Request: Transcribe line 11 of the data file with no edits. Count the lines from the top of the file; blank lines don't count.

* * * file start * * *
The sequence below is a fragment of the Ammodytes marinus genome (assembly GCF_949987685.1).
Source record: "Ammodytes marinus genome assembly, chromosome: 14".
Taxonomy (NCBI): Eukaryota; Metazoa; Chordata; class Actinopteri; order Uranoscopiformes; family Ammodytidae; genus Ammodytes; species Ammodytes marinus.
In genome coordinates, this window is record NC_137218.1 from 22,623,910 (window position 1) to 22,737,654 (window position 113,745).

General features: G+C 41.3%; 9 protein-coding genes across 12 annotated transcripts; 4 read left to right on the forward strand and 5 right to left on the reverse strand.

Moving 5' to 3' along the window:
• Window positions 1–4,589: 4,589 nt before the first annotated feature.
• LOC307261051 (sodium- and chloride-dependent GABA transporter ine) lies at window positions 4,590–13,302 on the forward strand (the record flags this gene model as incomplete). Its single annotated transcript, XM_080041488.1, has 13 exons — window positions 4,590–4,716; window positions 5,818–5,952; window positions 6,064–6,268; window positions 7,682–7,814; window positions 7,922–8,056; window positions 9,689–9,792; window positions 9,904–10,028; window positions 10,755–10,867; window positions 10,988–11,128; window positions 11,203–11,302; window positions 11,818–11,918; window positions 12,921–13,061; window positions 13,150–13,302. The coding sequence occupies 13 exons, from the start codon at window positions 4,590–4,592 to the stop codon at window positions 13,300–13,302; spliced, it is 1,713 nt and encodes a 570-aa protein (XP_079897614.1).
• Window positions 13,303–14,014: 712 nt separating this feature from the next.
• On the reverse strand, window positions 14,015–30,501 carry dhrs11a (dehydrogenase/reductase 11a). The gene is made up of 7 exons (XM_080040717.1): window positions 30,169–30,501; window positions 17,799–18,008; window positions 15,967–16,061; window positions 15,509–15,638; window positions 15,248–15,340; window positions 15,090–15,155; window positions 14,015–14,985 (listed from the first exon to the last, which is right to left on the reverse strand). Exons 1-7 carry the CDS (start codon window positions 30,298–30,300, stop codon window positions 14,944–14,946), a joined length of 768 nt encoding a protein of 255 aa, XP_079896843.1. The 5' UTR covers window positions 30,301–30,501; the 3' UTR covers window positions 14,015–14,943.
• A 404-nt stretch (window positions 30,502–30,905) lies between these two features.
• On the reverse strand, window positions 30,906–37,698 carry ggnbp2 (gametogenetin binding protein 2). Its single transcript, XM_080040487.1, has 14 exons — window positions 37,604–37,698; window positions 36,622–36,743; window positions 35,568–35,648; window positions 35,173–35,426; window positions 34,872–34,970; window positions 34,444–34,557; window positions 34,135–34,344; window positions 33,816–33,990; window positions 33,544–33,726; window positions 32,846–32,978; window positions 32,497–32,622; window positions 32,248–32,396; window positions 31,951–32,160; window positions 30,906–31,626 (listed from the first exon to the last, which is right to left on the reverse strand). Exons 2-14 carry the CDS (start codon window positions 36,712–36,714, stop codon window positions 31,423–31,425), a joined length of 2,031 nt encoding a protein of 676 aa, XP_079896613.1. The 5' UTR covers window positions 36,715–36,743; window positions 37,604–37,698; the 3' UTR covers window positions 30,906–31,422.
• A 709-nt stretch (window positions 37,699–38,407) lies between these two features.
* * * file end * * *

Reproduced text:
• A 404-nt stretch (window positions 30,502–30,905) lies between these two features.